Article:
As self-published e-books top best-seller lists, writer-entrepreneurs may be wondering: Should e-book authors who self-publish submit their books for a legal review?
If an author expects her book to get a decent amount of exposure, and the book contains material that isn't in the public domain, then consulting an attorney who knows a bit about publishing laws isn't a bad idea.
Here are five legal tips for those writing an e-book, self-published or otherwise:
Copyright registration can protect you. Questions about copyright are quite common for e-book authors, and for good reason. When you publish an e-book, copyright protection begins the moment it's created. Still, you may want to register your copyright just in case any legal disputes arise -- namely, if someone claims you're infringing on their copyright, or if you want to prevent someone from using your copyrighted material. By registering your copyright, you make it easier to receive compensation or have a court enforce legal protections for your e-book.
Your e-book's cover may need legal cover. Let's be honest, people often do judge a book by its cover. If you're making saucy claims, you might need to include a disclosure. You may also need clearance and possibly a license to use trademarked names, phrases, and logos, as well as copyrighted photos, artwork, and even digitally rendered fonts.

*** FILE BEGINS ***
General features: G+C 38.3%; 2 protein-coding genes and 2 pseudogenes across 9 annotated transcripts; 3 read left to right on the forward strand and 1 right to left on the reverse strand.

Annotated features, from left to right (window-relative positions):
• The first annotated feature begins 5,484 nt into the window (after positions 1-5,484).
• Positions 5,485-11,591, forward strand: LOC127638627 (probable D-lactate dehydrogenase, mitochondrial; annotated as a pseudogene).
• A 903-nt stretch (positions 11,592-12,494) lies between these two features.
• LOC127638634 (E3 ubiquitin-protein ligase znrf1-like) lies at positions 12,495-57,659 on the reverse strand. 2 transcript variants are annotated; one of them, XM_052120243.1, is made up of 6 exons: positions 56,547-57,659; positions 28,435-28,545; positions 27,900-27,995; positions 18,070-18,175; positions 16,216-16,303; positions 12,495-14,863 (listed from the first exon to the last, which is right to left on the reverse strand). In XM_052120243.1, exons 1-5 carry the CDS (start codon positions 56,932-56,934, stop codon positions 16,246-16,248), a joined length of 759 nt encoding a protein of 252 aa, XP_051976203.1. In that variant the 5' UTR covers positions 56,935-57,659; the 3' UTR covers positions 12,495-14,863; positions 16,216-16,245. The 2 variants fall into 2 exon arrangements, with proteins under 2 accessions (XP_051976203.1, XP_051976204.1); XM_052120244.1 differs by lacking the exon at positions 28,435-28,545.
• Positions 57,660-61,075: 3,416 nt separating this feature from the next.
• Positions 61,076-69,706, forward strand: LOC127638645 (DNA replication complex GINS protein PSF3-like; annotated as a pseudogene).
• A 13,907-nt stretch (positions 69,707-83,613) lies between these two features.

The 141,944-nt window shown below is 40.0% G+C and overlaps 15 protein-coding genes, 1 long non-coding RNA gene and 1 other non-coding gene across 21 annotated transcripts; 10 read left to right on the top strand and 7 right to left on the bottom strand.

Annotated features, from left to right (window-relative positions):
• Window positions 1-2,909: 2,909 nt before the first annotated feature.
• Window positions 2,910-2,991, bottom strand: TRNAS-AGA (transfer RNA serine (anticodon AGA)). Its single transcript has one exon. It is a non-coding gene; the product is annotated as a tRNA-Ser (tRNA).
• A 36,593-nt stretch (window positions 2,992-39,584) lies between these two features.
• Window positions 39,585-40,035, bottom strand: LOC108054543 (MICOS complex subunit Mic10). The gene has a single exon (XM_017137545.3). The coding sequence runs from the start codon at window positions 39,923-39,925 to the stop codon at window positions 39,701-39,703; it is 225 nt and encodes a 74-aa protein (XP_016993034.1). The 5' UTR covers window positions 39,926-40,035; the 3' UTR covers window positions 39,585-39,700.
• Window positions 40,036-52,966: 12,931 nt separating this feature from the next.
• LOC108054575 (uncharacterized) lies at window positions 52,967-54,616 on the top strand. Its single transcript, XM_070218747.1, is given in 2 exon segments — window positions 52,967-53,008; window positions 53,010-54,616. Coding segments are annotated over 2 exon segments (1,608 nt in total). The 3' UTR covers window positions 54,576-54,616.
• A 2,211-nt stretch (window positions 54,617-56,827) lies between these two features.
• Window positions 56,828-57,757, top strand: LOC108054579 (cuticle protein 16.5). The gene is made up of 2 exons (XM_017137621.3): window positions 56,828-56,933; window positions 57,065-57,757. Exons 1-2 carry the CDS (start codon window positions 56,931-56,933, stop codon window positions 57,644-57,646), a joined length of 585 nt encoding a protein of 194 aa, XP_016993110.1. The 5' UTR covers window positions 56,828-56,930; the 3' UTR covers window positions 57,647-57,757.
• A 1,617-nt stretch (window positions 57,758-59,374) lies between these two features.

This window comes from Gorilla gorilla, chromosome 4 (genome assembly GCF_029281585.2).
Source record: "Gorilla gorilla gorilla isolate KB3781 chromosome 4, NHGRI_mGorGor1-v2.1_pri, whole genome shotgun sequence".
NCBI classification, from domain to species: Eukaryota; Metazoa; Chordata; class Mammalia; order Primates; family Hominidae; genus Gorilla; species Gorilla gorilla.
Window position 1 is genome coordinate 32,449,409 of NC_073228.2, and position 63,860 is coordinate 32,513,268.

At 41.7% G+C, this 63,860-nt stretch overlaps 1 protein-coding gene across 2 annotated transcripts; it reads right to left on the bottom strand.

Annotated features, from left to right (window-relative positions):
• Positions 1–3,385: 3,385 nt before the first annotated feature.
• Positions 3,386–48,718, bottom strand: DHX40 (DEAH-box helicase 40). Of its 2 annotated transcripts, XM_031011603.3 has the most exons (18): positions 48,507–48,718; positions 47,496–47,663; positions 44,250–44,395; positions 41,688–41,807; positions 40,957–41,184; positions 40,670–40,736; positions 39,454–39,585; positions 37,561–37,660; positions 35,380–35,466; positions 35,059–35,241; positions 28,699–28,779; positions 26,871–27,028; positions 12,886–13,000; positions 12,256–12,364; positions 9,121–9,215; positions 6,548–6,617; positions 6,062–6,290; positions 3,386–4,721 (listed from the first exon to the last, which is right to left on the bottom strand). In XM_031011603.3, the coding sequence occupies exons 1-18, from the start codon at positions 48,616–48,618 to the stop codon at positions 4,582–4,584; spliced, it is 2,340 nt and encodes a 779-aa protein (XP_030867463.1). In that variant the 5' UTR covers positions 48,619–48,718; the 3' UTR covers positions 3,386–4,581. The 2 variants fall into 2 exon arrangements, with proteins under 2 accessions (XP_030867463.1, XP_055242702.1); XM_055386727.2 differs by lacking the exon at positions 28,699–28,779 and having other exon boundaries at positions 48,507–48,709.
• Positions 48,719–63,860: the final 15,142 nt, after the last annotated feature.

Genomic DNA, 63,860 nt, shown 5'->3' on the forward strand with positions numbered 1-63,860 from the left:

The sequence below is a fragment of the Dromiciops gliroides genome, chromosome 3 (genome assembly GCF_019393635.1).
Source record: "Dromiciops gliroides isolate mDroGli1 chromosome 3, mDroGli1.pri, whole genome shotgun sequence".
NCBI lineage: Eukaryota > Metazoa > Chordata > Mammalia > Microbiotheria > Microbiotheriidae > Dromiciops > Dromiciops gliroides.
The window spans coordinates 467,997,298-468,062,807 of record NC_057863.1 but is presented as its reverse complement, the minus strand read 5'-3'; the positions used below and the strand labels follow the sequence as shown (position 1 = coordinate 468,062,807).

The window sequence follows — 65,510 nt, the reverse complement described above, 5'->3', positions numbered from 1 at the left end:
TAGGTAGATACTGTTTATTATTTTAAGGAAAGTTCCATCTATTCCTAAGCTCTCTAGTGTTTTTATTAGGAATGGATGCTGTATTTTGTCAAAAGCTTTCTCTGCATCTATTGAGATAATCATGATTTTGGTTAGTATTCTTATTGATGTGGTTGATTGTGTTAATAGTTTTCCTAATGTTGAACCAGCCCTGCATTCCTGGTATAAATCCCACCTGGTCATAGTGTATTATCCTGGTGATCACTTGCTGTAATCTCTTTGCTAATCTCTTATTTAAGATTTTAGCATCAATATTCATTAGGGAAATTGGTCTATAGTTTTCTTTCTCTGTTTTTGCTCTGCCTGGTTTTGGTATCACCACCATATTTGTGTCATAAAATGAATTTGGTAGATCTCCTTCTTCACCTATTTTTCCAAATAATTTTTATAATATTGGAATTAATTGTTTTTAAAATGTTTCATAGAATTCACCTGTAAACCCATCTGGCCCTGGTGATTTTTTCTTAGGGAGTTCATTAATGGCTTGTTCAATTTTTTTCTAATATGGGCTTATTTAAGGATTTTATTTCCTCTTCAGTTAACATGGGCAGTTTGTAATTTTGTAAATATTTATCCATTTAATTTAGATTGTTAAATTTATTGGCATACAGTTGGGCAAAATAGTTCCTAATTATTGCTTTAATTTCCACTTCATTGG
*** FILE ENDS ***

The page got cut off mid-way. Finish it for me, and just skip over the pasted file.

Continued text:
Speaking of trademarks... If you're using trademarked material, throwing in a ® (for registered trademarks) or a ™ (for common-law trademarks) might be enough. But depending on the circumstances -- like if your title includes a trademarked word or phrase -- it may also be wise to add specific legal language to your copyright page. Contact the trademark owner to see if referencing the owner of the trademark will suffice. Many large trademark holders have a standard protocol for granting permission that's often posted on the company website.
Be picture-perfect when it comes to copyrights. If an image in your e-book is copyrighted, you will likely need a license in order to use it. A license may be exclusive or nonexclusive, and can be restricted by factors such as purpose (like commercial versus non-commercial), territory, duration, and media (like e-book versus print).
Be fair about fair use. You might be able to use copyrighted material in your e-book without permission if it's being used for comment, critcism, scholarship, or parody. Determining fair use, however, isn't always easy since it's a fact-based gray area of the law. Consequently, courts make decisions on a case-by-case basis.
If you think you need to get your e-book reviewed for legal issues, consult an experienced intellectual property attorney in your area. With any luck, that'll be "The End" of all your legal concerns.